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Discussion Starter · #1 ·
Dear all,

I have saab 900 OG, `89, 8V i, B201 engine

Have taken off the valve cover to see the wear of timing chain. What I saw was chain very tight, not possible to move it on the upper gear. It seems so tight that does not look like worn chain.

However, the tensioner which is one of the old designe, that is bolted on withnin the chain space and not tghe one which is going through the engine body, it is extended ~ 11-12 mm.

I know that the temsioner that bplts throug the engine body may be extended max 12 mm which shows worn chain.

But what about this one? It bolts on on two bolts in the chain compartment.
Does anybody knows the max extension that indicates worn chain?
Chain seems so tight, also the those vertical chain leaders does not seem to be worn ...

If the chain is worn, shouldn`t it be loose and slacking?
What to do in my case, should I change it or shoyuld I change the gears and the chain?

Please, see the attached photo, the matter is urgent.

Thank`s a lot!
 

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Discussion Starter · #5 ·
Matthew,


You think that 12 mm is max also for the old tensioner that I got on my 8 V? The chain is so tight ... and isn`t there any chance to change the gears and the chain while engine still in the car OR it is 100 % engine out job?

Thanks!
 

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KurBads said:
You think that 12 mm is max also for the old tensioner that I got on my 8 V?
After thinking about it more, I am now very unsure!

The tensioner you describe doesn't match what I had thought was the old-style. Odd, as I'd have thought a 1989 engine would have the newer-style tensioner.

The Saab service manual is no help either. Sorry :(

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Discussion Starter · #8 ·
Thank`s,


still waiting for somebody to shed light on that, Yes i don`t have tensioner that screws in the engine block but the one that is attached with twoo small screws from inside.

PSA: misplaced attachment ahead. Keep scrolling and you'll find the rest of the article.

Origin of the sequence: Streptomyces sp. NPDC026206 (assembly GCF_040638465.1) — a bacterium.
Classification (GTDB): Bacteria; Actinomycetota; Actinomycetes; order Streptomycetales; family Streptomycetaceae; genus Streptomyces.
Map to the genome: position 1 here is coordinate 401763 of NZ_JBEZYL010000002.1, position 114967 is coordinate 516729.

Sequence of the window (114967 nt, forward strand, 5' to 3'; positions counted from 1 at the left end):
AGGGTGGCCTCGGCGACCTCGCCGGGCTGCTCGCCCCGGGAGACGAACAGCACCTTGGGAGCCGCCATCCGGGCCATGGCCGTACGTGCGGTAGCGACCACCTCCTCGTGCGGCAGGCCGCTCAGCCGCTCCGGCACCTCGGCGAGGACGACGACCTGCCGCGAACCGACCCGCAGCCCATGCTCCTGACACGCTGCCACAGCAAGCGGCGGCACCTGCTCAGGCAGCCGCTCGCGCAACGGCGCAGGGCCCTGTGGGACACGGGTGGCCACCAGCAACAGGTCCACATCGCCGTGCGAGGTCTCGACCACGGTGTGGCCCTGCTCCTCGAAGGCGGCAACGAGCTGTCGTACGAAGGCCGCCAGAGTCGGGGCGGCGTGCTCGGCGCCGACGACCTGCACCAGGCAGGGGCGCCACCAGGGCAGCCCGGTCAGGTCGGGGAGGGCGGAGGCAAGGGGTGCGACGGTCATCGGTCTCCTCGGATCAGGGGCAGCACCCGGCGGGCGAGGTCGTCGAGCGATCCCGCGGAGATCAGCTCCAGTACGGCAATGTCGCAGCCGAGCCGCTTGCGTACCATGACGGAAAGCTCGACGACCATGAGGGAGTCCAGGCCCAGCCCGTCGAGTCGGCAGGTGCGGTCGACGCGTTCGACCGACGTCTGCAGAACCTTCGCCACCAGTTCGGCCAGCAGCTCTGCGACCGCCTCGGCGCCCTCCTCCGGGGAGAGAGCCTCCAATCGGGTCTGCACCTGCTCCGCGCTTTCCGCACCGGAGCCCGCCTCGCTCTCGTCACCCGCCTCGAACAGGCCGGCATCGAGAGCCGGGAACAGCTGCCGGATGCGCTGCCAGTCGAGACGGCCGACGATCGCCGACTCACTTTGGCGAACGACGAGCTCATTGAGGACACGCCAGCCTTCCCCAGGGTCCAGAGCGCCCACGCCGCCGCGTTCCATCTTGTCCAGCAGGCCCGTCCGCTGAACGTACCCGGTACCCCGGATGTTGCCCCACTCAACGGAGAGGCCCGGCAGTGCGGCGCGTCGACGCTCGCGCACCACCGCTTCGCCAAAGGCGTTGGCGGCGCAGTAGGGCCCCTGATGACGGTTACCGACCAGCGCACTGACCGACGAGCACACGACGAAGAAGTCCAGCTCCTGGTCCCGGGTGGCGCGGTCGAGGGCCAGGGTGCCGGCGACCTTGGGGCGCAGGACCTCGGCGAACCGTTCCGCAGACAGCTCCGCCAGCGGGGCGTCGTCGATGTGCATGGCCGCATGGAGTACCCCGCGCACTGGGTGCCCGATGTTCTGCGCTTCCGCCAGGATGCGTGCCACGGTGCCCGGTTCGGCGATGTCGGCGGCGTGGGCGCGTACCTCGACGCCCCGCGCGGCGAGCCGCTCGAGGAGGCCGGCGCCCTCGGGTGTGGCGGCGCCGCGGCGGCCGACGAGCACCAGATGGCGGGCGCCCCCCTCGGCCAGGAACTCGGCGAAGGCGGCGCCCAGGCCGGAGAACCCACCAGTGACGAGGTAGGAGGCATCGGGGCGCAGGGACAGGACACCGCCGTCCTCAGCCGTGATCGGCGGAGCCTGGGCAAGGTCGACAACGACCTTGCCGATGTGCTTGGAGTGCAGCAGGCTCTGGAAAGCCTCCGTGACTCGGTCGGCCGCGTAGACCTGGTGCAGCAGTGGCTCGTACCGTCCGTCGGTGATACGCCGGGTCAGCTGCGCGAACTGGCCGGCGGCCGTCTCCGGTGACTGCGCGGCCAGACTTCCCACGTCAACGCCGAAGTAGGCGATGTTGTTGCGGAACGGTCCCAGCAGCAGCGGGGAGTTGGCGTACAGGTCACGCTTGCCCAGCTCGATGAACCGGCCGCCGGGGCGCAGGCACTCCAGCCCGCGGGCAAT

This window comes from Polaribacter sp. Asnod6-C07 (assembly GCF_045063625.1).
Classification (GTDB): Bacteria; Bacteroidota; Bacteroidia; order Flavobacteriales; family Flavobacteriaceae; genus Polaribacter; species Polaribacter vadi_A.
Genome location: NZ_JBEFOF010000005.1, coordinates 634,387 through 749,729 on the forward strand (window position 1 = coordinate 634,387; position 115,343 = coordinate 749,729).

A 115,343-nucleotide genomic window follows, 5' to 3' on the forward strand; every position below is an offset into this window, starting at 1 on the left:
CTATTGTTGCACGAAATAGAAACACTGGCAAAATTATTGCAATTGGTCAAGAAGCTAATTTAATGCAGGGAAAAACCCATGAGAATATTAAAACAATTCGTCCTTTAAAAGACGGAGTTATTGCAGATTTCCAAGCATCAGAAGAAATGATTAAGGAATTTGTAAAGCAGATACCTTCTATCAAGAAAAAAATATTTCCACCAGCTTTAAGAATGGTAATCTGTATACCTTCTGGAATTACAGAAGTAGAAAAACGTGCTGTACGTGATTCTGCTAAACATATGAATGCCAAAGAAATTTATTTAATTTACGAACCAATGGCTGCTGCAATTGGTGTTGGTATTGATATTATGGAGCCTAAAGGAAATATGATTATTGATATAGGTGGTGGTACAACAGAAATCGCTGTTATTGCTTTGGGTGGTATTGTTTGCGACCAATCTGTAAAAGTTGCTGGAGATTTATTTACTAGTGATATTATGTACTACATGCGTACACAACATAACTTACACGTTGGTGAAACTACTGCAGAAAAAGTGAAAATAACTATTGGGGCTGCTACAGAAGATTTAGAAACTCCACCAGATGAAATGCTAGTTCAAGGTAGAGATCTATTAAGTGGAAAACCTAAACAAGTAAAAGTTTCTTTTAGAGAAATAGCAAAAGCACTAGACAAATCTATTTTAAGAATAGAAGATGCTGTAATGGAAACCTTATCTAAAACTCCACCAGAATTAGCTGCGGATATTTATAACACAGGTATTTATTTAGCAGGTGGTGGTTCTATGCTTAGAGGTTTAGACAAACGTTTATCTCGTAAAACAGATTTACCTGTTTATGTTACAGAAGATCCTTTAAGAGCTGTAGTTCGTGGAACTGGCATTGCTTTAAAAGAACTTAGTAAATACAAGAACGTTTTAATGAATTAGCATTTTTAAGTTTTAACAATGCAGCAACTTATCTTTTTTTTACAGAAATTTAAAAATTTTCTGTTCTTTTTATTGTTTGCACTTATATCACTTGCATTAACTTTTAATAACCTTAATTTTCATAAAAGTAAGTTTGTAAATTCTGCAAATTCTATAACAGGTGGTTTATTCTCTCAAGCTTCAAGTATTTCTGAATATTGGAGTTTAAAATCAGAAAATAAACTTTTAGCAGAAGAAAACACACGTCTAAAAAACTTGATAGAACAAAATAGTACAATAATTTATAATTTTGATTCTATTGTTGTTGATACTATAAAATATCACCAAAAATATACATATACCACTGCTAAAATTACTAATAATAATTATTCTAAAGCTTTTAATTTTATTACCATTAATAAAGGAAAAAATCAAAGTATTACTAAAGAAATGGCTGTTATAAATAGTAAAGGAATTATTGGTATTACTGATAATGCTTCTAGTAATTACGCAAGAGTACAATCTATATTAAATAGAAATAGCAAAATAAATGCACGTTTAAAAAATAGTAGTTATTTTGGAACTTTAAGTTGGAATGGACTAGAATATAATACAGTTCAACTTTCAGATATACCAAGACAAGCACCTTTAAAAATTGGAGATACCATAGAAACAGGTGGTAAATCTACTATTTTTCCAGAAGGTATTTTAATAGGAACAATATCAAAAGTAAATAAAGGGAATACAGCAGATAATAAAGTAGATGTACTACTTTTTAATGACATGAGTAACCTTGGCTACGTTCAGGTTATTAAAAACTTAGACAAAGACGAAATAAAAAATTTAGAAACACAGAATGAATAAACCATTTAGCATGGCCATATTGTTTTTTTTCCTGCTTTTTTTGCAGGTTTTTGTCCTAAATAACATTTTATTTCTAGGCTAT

Please, help!
 

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I had a H engine in a 99GL 5 speed (about 20 years ago ;oops: ). The single roller chain only drives the camshaft. The B engine picture above drives a jackshaft to water pump etc as well.
The original H had a 'spring bow' chain tensioner. The chain guide on that side was sprung towards the chain by a tension coil spring. This is pictured in the 99 engine manual for 1982. I'll scan this when I get my scanner connected.
There was some problem with this spring bow design. My 84 99 had the chain guide sprung by a 'conventional' plunger tensioner as your picture. I suspect this was a dealer recall, or maybe just the later cars had the conventional design.
As to what is acceptable wear, I'm afraid I can't help - the manuals I have don't cover this tensioner arrangement, and the 99 manual doesn't give any help at all. You could try calling in at the dealers and see what they know.
I'd be tempted to take the pragmatic view and leave it alone if it's tight and quiet. Being a chain rather than a belt, it'll make a lot of noise long before it breaks.
Fred
 

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Discussion Starter · #11 ·
thank`s for advice, i am thinking that tight chain will stay as it is ...

nutcase, i see that your picture also shows rather far extended tensioner, was that also when chain on?
 

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Sorry can't find any further info :( I'm sure somewhere I had mention of that type. All the components were almost new on that engine, so when it was all together there was hardly any extension of the tensioner.
 

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actually you won't see any slack in the chain unless you remove the timing
cover (engine out (I think)) The chain is tight between the two cam sprockets
and also tight between the crank sprocket and the exhaust cam. The only place
the chain will be slack is between the inlet cam and the crank sprocket. The
slack on that side is taken up by the tensioner [and guide] pressing against the
chain - see the photo above for an idea of how that works.
 
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